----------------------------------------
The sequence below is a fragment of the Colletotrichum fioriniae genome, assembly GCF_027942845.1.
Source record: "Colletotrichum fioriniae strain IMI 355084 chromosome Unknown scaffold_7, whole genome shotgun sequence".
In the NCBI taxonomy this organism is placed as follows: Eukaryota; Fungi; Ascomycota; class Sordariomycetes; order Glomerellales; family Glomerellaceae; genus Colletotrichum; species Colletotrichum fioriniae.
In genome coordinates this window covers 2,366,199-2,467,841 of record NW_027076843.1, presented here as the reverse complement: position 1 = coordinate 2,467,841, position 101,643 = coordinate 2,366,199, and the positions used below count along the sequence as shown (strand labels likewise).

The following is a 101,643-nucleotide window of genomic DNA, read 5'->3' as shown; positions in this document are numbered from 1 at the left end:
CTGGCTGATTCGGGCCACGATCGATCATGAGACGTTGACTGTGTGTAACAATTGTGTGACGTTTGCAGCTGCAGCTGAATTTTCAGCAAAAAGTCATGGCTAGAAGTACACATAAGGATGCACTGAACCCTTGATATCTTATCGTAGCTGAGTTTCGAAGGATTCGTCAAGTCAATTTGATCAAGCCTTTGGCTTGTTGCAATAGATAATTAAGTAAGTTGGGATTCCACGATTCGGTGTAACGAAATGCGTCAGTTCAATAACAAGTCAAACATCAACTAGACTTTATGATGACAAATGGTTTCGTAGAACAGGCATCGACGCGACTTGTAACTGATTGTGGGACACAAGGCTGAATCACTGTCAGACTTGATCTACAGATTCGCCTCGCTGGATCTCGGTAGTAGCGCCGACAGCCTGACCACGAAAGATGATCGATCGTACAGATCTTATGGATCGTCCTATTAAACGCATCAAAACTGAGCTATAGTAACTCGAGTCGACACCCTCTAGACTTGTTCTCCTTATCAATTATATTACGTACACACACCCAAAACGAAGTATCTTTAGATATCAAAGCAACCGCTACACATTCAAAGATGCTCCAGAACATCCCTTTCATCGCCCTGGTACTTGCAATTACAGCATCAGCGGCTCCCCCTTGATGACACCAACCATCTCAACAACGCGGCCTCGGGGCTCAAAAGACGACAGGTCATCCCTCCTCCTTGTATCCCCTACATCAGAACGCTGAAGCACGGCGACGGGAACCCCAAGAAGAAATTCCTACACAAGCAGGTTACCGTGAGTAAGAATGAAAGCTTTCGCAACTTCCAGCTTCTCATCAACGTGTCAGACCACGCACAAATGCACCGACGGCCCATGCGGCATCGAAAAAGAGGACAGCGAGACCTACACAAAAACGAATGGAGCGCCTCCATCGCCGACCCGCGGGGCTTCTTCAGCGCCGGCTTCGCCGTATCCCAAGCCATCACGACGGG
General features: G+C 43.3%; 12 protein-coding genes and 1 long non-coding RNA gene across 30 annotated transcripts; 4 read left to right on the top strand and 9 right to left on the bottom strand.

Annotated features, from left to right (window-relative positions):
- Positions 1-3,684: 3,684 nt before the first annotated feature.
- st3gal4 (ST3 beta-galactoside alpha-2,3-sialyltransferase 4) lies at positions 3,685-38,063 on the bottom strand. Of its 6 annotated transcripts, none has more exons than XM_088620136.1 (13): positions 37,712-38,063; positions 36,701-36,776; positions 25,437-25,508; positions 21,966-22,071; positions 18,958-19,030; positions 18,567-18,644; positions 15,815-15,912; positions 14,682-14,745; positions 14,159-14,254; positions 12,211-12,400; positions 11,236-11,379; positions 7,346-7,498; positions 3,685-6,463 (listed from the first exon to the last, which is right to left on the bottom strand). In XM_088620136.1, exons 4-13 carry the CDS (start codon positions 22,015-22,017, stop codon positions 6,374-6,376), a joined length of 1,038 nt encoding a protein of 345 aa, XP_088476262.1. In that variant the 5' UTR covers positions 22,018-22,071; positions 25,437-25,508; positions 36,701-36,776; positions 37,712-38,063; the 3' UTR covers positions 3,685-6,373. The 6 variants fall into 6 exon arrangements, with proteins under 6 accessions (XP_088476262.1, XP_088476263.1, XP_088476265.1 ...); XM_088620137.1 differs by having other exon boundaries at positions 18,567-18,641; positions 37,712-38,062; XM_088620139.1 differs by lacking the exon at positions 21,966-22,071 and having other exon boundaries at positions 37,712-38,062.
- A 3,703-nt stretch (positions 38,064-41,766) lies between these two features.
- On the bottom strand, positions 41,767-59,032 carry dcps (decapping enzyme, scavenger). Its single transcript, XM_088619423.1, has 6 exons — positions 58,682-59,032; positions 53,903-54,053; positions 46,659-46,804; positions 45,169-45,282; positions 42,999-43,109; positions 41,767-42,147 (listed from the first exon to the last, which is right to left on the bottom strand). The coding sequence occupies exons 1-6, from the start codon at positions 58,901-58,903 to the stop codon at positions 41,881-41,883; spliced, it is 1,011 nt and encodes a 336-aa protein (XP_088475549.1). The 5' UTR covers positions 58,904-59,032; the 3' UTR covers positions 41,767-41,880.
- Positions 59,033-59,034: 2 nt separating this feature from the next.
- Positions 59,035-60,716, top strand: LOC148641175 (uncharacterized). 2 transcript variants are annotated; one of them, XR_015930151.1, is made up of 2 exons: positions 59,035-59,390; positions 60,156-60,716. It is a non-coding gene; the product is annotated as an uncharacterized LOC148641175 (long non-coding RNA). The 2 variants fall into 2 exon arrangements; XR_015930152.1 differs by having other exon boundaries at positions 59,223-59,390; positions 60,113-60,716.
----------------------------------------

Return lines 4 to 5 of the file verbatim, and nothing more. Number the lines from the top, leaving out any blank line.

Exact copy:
In genome coordinates this window covers 2,366,199-2,467,841 of record NW_027076843.1, presented here as the reverse complement: position 1 = coordinate 2,467,841, position 101,643 = coordinate 2,366,199, and the positions used below count along the sequence as shown (strand labels likewise).

The following is a 101,643-nucleotide window of genomic DNA, read 5'->3' as shown; positions in this document are numbered from 1 at the left end: